[erlang-questions] Erlang for youngsters

Garrett Smith <>
Mon Jun 16 10:50:39 CEST 2014


On Mon, Jun 16, 2014 at 9:51 AM, Torben Hoffmann
<> wrote:

-snip-

> I think that a learning resource focused on teaching people the Erlang model from the
> ground up would be a great improvement. A clear narrative around how do we solve a
> problem the Erlang way. Teaching the basic constructs is not the problem.
>
> My initial target for such a learning resources would be young people in the higher
> grades of elementary school, say 12-15 years. Why? Because I want to influence them
> before their minds are totally corrupted by other programming models.
>
> I don't think we would have to dumb anything down in particular for this group - we
> just have to find a cool example and organise the learning around how to become so
> good that one can solve such a problem.
> Some sort of game will probably be the best candidate, say, some sort of Transport
> Tycoon clone?!?!

I don't have enough experience teaching programming to this age group
to provide anything more than a hunch. But I suspect that the Erlang
way, which is hard enough for very seasoned programmers to grok, might
be a bit ambitious for these young learners.

I'm speaking in particular about the model that emerges when you
isolate processes. It changes everything: your approach to building
software (move from state oriented to activity oriented), error
handling (move from defensive measures to assertive/let-it-crash),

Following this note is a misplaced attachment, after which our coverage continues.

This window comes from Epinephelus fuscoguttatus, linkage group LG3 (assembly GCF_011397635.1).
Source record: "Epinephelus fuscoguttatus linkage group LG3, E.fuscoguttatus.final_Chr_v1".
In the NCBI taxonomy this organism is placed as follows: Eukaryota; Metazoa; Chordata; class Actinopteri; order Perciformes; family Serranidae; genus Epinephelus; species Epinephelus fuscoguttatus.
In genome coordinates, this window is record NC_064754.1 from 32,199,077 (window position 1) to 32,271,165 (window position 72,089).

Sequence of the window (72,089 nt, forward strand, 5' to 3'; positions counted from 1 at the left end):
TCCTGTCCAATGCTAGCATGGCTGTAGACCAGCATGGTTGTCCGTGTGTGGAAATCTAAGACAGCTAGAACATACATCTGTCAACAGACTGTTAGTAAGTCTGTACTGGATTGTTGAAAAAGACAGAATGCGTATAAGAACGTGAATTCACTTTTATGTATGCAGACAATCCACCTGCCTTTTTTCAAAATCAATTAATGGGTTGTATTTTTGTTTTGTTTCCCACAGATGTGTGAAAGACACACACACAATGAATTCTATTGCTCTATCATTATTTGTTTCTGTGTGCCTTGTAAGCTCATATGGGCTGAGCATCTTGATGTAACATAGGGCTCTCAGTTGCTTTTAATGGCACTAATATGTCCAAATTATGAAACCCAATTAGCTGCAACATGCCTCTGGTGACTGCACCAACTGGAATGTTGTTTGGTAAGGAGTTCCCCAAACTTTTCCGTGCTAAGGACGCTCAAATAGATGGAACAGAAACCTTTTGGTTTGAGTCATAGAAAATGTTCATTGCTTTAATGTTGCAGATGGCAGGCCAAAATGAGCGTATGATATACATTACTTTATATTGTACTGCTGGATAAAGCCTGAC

program structure (from monolith to system), and so on. The benefits
of this shift are hard to get across, in my experience anyway. I wish
it wasn't, or I wish I was better at communicating.

I think maybe just teaching a new language might be enough ambition
for this group. I don't mean to throw cold water on this. Just
thinking out loud.

> And now for the controversial part of my idea: this should probably be done using
> Elixir plus something for the GUI.
> Yes, I said the other E word, so I'm ready to be stoned ;-) [1]
>
> Why Elixir?
>
> Programming Elixir requires the same understanding of the Erlang concurrency model in
> order to program well. Otherwise you are just doing Ruby-on-BEAM, which is kinda lame
> and misses the boat totally.
>
> So using Elixir would allow us to expose people to the Erlang model, which I think is
> the main point. The more people that uses the BEAM, the better for the
> FindingDevelopers problem.
>
> What is better about Elixir from a learning standpoint is, in my highly subjective
> opinion, that you can get started quite easily with the mix tool.
>
> Furthermore, the Elixir syntax is more familiar to youngsters. I asked my 12 year old
> son to have a look in the "Introducing Elixir" book and his initial reaction was
> "That's easy to read, it looks like lua." Minimising the amount of surprise is a good
> thing!

All of these points are true -- Elixir has a huge advantage here.
Which is why I'm afraid you must be stoned.

> Given that I think games are awesome for teaching there needs to be some sort of GUI
> element at some point and here I'm leaning towards Elm (http://elm-lang.org) since it
> is functional, but other suggestions are most welcome.

All I can say for sure is that if you can create a simple developer
experience around building anything related to *Minecraft* you have a
chance at capturing the minds of an entire generation of programmers.

> Am I on the right track to anything with this?
> Is there a need for such a learning resource?
> Is Concurrent, Functional Programming relevant enough to warrant putting some energy into?

What does the 12 year old say?



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